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US shippers are now facing severe airport congestion – New York’s JFK and Los Angeles seeing delays of up to two weeks to recover cargo, in some cases.
“We are truly struggling with the air product, in JFK especially,” said one US freight forwarder. “There is huge congestion at JFK, while the airlines are not able to push the handlers.
“There is weeks and weeks of backlog and cargo on the tarmac in JFK terminals for weeks.”
He added: “We continue to hear about the ocean crisis, but we are not seeing detailed messages about the air crisis at the larger airports. I have worked for a major freight forwarder for 28 years, and have never seen it as bad as at JFK.
“The rerouting of cargo is a challenge, for we have to add the additional cost of onwarding to the customer, as well as explain why this needs to happen.”
Forwarder records seen by The Loadstar have revealed severe delays at JFK across several handlers, particularly in buildings shared by airlines.
China Airlines and China Cargo Airlines, handled by WFS, have delays of nine to 10 days for cargo recovery, while some 200 to 300 units have been left on the tarmac, according to one forwarder, who cited labour shortages as the main factor behind the congestion.
Emirates, Etihad and Kalitta Air, also handled by WFS, reportedly have delays of three to four days; boutique handler MSN has delays of one to two weeks; while Lufthansa Cargo’s handing operation is also said to be struggling at the airport.
The forwarder added that he currently had missing shipments and “we have even sent individuals over to try and help look for cargo”.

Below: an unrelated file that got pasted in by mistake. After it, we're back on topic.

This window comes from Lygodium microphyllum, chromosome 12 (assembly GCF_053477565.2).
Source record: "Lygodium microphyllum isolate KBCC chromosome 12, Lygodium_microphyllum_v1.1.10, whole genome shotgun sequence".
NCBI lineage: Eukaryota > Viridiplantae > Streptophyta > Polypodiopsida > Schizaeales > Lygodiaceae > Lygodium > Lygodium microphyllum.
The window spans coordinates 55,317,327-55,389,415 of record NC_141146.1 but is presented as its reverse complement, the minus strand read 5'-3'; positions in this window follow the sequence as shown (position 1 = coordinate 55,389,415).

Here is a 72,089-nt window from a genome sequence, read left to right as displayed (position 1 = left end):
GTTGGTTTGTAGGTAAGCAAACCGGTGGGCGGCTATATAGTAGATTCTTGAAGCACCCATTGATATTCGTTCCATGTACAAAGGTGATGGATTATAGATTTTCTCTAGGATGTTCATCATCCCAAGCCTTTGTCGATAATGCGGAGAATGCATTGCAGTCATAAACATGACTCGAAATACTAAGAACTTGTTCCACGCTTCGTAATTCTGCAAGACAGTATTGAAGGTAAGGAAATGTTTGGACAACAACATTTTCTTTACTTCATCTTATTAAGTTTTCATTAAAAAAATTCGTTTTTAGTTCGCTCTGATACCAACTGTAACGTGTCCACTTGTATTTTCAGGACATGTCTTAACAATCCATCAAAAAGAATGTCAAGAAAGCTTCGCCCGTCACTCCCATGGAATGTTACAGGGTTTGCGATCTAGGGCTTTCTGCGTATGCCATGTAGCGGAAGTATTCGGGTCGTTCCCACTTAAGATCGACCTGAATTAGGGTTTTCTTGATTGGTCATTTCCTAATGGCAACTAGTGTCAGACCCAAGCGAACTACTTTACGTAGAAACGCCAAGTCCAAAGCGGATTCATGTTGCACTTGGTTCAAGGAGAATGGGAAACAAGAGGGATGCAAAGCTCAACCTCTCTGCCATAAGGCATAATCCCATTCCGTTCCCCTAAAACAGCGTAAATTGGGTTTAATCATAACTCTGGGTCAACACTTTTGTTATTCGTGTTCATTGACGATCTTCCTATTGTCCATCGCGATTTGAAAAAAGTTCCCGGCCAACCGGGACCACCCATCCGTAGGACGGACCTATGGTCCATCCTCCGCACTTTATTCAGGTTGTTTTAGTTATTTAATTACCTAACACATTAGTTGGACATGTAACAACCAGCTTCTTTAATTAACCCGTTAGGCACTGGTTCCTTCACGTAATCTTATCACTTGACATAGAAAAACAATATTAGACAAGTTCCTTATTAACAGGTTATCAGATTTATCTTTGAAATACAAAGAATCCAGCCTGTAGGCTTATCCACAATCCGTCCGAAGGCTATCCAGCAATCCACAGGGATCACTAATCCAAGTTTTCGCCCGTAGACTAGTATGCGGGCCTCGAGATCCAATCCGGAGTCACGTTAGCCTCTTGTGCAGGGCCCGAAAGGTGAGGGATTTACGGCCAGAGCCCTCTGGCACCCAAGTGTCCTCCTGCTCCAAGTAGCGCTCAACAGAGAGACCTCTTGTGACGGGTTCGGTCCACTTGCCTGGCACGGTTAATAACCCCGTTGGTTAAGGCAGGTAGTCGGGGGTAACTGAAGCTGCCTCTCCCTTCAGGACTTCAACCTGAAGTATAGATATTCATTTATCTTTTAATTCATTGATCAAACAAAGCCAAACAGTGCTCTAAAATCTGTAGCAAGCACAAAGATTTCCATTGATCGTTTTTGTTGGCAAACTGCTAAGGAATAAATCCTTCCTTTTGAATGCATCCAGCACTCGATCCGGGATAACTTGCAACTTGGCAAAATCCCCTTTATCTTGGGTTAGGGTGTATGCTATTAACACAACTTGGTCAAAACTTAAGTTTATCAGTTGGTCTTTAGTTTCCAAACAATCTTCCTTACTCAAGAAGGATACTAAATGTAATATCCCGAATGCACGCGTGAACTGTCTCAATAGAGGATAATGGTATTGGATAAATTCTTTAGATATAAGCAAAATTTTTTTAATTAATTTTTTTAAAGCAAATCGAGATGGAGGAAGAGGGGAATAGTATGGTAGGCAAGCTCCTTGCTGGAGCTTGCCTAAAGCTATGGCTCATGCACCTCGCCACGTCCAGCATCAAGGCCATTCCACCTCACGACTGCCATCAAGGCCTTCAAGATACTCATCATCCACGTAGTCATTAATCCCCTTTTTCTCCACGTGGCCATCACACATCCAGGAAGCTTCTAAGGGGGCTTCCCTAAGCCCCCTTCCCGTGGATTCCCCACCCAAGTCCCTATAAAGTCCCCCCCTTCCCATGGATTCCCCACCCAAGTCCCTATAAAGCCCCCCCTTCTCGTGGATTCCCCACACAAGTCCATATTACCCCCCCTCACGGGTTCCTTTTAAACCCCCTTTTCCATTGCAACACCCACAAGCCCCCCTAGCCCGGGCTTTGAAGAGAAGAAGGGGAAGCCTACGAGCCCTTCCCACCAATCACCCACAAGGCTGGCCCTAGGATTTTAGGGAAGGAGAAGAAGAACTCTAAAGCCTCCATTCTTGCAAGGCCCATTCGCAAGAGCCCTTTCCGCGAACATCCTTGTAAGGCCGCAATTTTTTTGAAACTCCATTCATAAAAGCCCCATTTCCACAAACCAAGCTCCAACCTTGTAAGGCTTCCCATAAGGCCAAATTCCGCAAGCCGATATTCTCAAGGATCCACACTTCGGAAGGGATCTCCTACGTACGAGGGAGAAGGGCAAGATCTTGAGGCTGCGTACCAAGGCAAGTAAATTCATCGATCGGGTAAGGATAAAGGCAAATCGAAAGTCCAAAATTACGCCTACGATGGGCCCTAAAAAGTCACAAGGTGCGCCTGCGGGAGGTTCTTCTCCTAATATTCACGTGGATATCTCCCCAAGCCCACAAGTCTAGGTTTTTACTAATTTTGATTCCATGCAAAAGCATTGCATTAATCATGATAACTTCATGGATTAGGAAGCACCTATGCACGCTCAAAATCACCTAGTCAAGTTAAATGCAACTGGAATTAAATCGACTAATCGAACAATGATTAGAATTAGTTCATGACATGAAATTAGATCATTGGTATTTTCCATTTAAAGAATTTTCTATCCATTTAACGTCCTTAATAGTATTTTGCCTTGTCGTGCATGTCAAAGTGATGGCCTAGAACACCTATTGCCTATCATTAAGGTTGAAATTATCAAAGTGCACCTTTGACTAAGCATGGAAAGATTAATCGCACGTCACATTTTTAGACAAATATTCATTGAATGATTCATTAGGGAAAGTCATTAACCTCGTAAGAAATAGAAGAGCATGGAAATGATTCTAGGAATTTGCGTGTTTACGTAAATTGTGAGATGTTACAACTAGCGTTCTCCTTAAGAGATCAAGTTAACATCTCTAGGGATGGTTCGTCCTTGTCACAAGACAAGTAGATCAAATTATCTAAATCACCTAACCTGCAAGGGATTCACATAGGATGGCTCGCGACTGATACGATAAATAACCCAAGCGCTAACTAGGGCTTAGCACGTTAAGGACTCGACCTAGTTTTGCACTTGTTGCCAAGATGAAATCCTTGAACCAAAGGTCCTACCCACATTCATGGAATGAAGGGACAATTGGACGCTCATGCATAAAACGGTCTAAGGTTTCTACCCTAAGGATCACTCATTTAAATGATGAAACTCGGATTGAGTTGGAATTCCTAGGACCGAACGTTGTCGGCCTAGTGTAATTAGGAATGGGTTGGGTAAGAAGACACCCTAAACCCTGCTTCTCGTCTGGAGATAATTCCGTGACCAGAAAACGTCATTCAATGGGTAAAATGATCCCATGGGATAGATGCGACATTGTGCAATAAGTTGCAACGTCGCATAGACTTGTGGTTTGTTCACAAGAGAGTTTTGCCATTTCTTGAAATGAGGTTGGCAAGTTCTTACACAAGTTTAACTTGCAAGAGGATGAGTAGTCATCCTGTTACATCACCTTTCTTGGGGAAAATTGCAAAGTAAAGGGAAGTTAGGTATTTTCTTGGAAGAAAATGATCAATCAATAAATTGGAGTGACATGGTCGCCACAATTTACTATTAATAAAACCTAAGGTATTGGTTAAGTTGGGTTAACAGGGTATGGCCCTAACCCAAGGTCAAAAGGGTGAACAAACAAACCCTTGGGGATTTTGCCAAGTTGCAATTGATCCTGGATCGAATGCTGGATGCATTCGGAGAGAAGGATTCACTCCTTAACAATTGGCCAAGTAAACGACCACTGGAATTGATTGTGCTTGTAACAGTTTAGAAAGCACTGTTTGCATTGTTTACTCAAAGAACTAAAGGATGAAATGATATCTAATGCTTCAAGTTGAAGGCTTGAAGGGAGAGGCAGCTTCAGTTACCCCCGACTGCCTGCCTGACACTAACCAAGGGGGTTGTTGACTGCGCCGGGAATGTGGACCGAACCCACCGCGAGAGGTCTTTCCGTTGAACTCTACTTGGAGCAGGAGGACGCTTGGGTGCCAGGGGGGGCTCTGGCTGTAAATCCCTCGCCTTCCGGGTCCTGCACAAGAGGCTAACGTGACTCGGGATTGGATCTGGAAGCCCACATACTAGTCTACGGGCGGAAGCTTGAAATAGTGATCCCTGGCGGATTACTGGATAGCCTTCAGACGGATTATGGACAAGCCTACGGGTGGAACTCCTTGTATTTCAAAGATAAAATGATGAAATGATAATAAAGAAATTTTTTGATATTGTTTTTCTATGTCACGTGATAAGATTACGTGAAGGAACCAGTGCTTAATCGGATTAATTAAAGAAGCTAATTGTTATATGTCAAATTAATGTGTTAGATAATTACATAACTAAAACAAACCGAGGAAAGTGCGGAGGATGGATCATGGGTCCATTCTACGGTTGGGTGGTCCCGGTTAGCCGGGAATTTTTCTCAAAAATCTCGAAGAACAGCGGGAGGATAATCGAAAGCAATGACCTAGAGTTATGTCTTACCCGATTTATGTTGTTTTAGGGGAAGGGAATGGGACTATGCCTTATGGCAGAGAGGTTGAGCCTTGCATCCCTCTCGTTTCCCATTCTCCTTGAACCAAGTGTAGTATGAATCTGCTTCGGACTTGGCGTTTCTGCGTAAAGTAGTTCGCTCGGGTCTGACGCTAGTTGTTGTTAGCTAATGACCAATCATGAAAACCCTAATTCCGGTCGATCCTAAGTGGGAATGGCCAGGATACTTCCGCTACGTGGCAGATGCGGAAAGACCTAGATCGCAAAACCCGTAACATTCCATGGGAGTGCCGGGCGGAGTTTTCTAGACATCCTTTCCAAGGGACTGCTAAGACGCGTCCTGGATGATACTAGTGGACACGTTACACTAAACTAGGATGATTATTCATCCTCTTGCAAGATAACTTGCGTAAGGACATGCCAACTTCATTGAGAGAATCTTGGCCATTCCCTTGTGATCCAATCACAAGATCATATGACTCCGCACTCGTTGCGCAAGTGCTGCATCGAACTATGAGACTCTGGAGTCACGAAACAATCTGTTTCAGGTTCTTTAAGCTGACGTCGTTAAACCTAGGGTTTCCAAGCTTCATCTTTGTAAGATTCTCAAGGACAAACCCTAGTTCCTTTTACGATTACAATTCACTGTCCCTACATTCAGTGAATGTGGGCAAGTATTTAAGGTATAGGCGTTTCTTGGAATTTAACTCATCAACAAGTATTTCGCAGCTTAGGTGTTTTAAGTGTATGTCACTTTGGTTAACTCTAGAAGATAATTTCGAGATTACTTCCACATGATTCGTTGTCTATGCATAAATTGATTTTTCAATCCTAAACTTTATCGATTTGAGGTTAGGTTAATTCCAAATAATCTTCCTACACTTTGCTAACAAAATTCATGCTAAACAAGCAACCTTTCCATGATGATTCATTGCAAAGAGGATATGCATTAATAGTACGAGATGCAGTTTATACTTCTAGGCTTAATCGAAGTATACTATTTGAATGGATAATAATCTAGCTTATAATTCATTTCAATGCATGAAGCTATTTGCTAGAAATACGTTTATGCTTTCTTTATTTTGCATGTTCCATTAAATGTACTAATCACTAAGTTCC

He added: “This is affecting the holiday seasons, and consumers are paying $15-$25/kg for air freight into the US.”
One executive at a JFK-based RFS said: “We have dealt with the long lines and lack of employees, and I am hearing a lot of complaints.”
It’s not just JFK, although the congestion there seems most severe. WFS’s operation at Los Angeles is also under pressure, with China Eastern’s cargo facing pick-up delays of up to 15 days. Alliance and Swissport in Atlanta are seeing a few days’ worth of delays – but Miami and Chicago O’Hare (ORD) are relatively clear for all handlers.
Chicago has had a rough year, congestion-wise, but sources said it had managed to resolve its difficulties.
“ORD was able to find solutions and move the imports off the airport grounds, due to the fact there was a lot of warehouse availability,” said one forwarder.
“JFK has zero warehouse availability for this option. JFK is a critical market, with the port authority needing to open space on the airport, regardless of the condition of the buildings.
“ORD worked through the congestion and staffing issues, and Covid. Other airports were not as creative. JFK is unable to find solutions and/or warehouse space.”
Scott Case of Position: Global explained: “ORD sorted itself out primarily by getting more buildings for the busiest ground handlers. It took multiple buildings and divided up the work across them to provide sufficient real estate to break down the influx of cargo.
“New York hasn’t made an investment in air cargo in a while. Chicago did – otherwise it would have been really screwed. The north-east cargo facility has been invaluable.”
He added that LAX was suffering from a lack of warehouse space, “and the city is heavily focused on the 2028 Olympics, which is taking all its mental bandwidth”.
Mr Case added that new security rules from 1 July, that require all freighter cargo to be screened, had reduced the space available. “The majority of cargo is currently coming in on freighters because of the lack of belly space, so that is making it worse.
“Canines handle the lion’s share of screening, but TSA rules stipulate a certain amount of space must be used. That’s created a challenge to manage import and export operations in the same space.”